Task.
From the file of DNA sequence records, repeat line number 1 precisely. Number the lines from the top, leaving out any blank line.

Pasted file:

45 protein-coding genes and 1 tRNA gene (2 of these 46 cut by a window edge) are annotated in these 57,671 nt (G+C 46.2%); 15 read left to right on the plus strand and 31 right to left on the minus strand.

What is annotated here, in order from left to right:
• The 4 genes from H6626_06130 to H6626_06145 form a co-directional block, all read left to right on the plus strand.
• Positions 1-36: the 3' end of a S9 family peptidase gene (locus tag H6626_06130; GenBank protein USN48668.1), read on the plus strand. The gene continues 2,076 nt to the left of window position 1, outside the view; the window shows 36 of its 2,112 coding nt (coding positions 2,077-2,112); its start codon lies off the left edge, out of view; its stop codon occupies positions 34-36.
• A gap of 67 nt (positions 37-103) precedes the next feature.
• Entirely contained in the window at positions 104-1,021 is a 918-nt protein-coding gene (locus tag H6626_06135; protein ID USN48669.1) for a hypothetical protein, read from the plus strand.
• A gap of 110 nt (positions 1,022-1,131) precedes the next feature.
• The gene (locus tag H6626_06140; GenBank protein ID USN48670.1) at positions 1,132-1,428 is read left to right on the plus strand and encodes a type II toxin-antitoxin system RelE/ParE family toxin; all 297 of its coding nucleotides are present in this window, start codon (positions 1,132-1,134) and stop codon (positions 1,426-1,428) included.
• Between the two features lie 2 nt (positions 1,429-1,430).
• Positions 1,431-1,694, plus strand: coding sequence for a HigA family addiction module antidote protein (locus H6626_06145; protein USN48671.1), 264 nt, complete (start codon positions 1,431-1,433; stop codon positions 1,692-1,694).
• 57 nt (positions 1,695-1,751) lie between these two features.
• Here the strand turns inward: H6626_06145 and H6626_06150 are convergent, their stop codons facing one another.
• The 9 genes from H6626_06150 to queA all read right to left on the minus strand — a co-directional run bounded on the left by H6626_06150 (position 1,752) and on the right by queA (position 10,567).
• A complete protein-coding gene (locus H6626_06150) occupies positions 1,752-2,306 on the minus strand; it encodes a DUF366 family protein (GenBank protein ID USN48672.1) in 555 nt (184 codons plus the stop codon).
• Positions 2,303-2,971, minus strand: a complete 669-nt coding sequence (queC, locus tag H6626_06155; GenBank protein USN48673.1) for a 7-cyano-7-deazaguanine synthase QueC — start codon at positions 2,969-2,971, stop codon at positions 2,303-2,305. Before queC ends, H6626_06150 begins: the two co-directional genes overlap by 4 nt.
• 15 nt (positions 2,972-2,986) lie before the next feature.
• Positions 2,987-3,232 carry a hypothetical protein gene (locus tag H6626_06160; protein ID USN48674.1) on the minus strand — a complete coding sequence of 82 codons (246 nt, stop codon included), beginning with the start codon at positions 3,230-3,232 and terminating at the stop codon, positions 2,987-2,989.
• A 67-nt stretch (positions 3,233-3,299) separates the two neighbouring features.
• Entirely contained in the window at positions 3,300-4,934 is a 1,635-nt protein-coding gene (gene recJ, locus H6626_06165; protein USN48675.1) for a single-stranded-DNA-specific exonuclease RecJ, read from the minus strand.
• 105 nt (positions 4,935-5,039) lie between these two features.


45 protein-coding genes and 1 tRNA gene (2 of these 46 cut by a window edge) are annotated in these 57,671 nt (G+C 46.2%); 15 read left to right on the plus strand and 31 right to left on the minus strand.